Hi again, everyone! Yesterday was my last day at AKF, and since I had a very light day, I had plenty of time to reflect on my experience as a Marketing and Business Development intern. I gained and practiced skills, but I also learned a couple memorable lessons from the people around me.

“I like to win. So, I work with people that know how to win.”

On my sixth week at the engineering firm, I was introduced to another woman working in the department. Jill mentioned how every opportunity that pops into her inbox is another chance to get a win for herself and the company. This got me thinking about how I approach my own endeavors.

As a lifelong athlete, I’ve always been wildly competitive. When I really get into something, I’m 100% invested. And I expect the same level of commitment from my teammates.

Over the years, certain teams have been more frustrating than others. But I always figured out how to still get a “W.” I’ve spent a lot of energy just trying to get my teammates pumped up and focused on the game. That being said, it’s easy to lose interest when the game isn’t going your way.

When it comes to work, I sometimes find myself lacking the motivation that I try so hard to maintain on the court. Certain projects really test me, and my ability to look critically at what I create and to take criticism.

Jill’s thoughts reminded me that I can apply my competitive spirit to my career, as well. I know how to pull people into a game, so what’s stopping me from doing the same off the court?

I figured out that if I approach assignments how I approach matches, I can still have fun (and succeed) when writing becomes work. And I might even be able to draw out the same level of excitement from the people I work with.

“I expect you to have questions!”

There was one particular project that I worked on at AKF that was relatively new for the whole firm. I received an email from my boss/mentor, Jenn, detailing a “Qualifications Package” for me to create. This was a new way to show potential clients all of the cool stuff that the firm has designed and built. Because of the nature of this assignment – it was a lot of work, with only one example to use for reference – Jenn let me know that she didn’t expect it to go off without a hitch.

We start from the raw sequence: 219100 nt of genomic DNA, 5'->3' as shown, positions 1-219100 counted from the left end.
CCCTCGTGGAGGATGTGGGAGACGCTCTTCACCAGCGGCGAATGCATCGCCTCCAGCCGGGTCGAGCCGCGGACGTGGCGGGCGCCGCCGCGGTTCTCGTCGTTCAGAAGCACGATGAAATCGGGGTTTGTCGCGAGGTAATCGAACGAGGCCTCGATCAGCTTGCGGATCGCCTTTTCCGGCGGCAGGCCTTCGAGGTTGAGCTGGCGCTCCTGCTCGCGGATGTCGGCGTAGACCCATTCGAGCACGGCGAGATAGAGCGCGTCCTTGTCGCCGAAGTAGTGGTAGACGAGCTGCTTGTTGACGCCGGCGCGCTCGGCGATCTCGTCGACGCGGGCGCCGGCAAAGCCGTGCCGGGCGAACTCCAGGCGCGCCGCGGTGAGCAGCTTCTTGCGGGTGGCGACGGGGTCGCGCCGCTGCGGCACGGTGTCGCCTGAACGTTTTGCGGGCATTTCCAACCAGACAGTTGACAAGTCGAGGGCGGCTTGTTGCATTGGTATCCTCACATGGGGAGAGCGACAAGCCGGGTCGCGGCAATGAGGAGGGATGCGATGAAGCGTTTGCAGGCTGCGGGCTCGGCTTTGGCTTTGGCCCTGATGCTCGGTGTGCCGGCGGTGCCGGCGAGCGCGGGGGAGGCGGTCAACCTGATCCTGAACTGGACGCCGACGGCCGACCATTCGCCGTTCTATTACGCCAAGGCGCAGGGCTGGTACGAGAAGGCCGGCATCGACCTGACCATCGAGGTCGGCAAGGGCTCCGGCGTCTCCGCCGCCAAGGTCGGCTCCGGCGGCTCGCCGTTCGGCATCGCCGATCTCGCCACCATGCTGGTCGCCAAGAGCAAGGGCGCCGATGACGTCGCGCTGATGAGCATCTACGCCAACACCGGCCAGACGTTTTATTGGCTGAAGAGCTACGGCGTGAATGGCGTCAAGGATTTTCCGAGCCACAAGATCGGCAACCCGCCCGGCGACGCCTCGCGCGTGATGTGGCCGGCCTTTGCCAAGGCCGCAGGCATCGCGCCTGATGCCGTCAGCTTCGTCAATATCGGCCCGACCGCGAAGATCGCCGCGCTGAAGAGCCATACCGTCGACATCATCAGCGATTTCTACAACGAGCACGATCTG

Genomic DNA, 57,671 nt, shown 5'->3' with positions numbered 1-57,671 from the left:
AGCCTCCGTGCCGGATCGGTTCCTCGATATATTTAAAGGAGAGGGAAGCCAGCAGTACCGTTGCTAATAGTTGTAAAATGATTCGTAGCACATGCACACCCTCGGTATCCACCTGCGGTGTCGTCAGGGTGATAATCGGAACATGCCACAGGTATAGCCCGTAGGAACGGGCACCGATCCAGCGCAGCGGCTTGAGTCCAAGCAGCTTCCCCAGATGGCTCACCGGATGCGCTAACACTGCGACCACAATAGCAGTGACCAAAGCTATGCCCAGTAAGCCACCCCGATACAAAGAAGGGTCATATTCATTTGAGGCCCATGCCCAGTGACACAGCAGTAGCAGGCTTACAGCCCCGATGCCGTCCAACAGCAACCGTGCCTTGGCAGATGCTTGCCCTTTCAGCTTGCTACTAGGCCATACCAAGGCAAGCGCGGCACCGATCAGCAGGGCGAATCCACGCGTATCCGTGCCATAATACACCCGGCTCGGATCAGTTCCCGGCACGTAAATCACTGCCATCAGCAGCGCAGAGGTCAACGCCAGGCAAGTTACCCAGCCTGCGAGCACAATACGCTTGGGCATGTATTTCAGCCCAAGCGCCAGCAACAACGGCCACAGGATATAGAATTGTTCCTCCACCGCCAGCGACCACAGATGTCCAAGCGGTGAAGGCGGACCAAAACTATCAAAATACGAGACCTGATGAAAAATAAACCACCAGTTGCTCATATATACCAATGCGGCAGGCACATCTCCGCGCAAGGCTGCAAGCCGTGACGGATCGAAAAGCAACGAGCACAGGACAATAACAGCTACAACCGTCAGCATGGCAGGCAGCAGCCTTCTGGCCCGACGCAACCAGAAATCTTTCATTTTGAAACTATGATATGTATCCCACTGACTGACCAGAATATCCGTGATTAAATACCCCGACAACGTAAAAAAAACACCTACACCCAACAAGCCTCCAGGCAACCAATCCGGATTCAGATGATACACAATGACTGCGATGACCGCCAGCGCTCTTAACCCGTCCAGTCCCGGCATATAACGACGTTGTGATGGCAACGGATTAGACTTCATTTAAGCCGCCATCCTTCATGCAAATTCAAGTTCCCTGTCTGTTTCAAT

Once again, I’m bringing this back to my volleyball and advertising careers.

On teams that didn’t need as much of a push, I started asking my coaches loads of questions. This gave me the chance to see my mistakes as learning opportunities, instead of just points for the other team.

Reading this in Jenn’s email was comforting (letting me know that it’s okay to not understand right away), but also reminded me that I can do the same with the copy I write.

In class, we spend time writing and rewriting and then getting feedback and rewriting again. Sometimes, I struggle with making suggested changes because of how invested I am in the work.

But, making this connection between these two parts of my life allowed me to see feedback in a new way. It’s just another way to become a better writer. There’s no harm in entertaining the criticism I receive because there are so many ideas that don’t even come to me.

I’m going into my senior year – my last year as a student and an athlete. In a way, my summer internship taught me how to be a great player when it comes to my work. I’ve always been pretty confident and carefree on the court, so when I no longer have that, I’m certain that it will carry over into my professional career.

I encourage you all to look into your hobbies and passions, in search of lessons you can apply to your work! It seems obvious now, but I never would’ve guessed that these two parts of my life could be so interconnected. You’d be surprised to see how far you can get when you look at challenges through a more familiar lens!